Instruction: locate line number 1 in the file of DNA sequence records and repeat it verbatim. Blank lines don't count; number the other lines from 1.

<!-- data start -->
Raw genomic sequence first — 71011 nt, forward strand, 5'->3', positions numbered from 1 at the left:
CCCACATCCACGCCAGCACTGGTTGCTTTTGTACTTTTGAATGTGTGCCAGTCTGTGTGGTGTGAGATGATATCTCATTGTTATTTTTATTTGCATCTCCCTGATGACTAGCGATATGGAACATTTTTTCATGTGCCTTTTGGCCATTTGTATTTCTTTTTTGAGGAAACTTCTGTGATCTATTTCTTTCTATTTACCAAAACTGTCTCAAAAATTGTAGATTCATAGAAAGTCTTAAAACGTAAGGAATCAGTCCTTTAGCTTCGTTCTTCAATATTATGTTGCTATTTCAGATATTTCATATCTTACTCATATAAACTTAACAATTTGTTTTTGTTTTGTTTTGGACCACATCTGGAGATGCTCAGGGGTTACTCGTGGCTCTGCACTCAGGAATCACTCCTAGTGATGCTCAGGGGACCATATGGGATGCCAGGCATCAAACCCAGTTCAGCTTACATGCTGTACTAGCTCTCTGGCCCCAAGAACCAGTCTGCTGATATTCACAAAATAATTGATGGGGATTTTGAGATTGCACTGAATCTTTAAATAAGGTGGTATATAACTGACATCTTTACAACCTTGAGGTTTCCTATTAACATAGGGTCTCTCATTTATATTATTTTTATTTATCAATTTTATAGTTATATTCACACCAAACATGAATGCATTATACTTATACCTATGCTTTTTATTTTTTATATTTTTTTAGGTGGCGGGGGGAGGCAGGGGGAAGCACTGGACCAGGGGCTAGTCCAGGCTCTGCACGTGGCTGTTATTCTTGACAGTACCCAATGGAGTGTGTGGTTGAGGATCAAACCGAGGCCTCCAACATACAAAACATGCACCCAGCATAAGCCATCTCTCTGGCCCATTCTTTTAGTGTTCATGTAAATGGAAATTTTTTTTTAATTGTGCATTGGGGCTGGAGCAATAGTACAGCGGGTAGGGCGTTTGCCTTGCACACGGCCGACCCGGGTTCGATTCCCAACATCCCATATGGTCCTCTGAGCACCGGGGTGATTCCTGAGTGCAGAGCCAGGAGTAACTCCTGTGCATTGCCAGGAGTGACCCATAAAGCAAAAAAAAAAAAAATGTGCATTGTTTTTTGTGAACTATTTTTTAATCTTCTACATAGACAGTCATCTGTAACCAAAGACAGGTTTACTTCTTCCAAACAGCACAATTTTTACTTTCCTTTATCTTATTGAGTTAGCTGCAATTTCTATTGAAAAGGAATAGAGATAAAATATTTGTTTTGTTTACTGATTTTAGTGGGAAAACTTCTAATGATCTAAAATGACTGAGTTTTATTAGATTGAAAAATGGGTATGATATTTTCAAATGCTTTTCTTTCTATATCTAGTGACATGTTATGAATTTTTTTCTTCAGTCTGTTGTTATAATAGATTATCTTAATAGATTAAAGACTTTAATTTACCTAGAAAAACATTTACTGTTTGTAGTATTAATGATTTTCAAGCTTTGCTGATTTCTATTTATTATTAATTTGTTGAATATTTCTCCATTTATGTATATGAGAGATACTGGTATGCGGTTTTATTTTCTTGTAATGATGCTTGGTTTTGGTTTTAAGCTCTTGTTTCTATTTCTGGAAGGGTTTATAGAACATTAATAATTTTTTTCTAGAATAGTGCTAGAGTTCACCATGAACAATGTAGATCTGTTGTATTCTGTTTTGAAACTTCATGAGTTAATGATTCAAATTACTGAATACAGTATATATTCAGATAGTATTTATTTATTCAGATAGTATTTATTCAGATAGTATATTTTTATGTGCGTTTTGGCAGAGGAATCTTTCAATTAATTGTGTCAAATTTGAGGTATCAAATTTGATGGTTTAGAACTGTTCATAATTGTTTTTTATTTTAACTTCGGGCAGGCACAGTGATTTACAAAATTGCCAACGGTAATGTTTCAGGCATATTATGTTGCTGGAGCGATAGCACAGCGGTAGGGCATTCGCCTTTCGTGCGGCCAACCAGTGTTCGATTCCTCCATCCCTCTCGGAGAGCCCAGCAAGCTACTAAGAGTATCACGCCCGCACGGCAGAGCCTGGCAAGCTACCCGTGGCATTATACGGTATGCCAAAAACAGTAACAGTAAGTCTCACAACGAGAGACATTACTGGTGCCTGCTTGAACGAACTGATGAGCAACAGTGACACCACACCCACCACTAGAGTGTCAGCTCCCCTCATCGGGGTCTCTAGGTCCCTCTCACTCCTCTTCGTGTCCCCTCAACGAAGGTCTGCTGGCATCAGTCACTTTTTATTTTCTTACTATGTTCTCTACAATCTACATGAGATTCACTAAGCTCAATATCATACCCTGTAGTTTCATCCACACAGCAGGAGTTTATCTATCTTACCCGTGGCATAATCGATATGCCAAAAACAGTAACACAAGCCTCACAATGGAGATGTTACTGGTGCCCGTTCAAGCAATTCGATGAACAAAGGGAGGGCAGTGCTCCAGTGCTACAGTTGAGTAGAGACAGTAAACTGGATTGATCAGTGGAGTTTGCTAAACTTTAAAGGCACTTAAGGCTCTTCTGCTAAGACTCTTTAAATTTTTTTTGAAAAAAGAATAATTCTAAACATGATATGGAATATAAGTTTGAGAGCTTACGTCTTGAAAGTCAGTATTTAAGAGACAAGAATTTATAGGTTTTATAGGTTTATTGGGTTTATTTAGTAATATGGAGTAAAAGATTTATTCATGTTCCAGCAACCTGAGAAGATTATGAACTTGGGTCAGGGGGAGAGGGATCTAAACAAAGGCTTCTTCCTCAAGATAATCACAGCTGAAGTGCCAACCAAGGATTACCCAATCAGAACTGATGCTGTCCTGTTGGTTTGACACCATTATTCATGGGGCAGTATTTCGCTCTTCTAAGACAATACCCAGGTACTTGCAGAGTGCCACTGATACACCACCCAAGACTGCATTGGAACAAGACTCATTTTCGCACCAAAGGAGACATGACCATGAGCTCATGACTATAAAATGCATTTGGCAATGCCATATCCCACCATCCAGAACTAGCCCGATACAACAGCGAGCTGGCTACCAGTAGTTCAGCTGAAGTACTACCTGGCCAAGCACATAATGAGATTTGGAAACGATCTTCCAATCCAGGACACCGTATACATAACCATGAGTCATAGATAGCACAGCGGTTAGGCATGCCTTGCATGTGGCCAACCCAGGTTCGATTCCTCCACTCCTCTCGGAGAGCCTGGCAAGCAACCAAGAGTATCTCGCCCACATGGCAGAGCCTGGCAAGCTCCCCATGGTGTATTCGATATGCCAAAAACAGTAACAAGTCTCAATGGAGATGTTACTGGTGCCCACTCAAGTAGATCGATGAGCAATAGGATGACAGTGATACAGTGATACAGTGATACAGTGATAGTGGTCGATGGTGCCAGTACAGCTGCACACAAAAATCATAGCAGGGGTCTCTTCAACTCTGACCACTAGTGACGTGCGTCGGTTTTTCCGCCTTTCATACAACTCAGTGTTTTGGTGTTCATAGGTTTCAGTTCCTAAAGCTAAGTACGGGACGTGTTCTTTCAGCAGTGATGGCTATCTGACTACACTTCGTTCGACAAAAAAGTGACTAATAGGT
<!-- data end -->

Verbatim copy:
Raw genomic sequence first — 71011 nt, forward strand, 5'->3', positions numbered from 1 at the left: